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10 Software Defined Networking Startups to Watch

Jeff Vance | Aug. 23, 2013
As the software-defined data center evolves from dream to reality, many Software Defined Networking (SDN) startups are being snatched up by established networking vendors. Here are nine SDN startups (and an important new standards body) that intend to push SDN into the mainstream.

Headquarters: San Francisco, Calif.

Leaders: Jim Zemlin, executive director of The Linux Foundation; Inder Gopal, board chair for OpenDaylight; David Meyer, chair of the Technical Steering Committee for OpenDaylight.

Founded: April 2013

Funding: Members fund the organization, chipping in anywhere from $10, 000-500,000/year, depending on membership level (silver, gold, platinum).

Why they're on this list: In order for SDN to deliver on all of the lofty promises SDN vendors are making, standards will have to emerge. Otherwise, the history of proprietary solutions and vendor-lock will repeat itself. The OpenDaylight Project was founded by Cisco and IBM and includes most of the usual suspects in networking, such as Citrix, Juniper and VMware, as well as most SDN startups, including Big Switch Networks, PLUMgrid and Plexxi.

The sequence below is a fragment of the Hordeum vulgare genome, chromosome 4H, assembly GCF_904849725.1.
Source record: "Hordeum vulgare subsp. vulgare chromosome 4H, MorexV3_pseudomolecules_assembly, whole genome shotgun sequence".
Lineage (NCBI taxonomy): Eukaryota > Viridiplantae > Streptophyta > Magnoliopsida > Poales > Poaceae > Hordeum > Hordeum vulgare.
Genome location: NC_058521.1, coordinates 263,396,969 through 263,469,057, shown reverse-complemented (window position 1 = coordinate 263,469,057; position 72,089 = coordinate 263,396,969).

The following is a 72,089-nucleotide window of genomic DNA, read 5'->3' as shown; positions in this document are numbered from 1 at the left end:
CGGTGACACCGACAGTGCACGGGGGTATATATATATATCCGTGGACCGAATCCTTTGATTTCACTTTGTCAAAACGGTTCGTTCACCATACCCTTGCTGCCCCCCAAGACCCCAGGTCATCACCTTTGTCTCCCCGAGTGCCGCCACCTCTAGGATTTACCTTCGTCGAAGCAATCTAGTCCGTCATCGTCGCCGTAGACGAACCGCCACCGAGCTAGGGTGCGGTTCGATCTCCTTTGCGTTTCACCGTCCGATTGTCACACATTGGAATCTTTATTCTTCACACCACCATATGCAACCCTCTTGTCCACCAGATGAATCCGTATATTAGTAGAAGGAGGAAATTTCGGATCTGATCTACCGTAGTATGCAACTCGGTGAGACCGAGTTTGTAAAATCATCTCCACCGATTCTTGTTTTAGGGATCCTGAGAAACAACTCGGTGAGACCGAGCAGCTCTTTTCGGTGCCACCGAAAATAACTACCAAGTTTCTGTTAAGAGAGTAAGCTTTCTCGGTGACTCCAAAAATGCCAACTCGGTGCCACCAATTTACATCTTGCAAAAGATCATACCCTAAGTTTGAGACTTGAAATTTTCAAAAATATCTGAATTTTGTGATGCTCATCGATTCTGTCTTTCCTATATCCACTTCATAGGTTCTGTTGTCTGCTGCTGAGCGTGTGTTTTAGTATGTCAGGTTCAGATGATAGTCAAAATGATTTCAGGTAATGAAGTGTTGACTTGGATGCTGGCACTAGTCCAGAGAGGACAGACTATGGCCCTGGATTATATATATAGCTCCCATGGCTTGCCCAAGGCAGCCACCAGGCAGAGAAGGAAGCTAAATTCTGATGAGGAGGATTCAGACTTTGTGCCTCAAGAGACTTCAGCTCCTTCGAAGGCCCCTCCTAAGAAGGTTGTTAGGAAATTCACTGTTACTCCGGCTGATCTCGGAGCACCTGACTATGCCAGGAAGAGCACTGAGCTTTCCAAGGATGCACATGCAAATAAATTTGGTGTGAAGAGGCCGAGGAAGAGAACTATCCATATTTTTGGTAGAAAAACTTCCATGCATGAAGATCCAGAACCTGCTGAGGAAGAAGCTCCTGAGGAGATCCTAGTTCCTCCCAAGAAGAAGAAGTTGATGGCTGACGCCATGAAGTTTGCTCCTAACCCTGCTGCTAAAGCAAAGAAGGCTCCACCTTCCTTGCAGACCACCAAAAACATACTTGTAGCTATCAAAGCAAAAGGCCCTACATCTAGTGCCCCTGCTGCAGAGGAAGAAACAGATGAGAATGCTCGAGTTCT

Plenty of vendors have already contributed IP to the project. In July, NEC contributed its Virtual Tenant Network technology; Radware added its anti-DDoS toolkit; and Plexxi offered up its Affinity Metadata Service, an API that increases the power of OpenDaylight controllers and applications, allowing them to create a topology- and implementation-independent description of the infrastructure.

As with any standards body, there is still plenty of squabbling, but OpenDaylight is hosted by the Linux Foundation, which boosts its credibility, and it is already making real progress towards an open software-defined vision of the data center.


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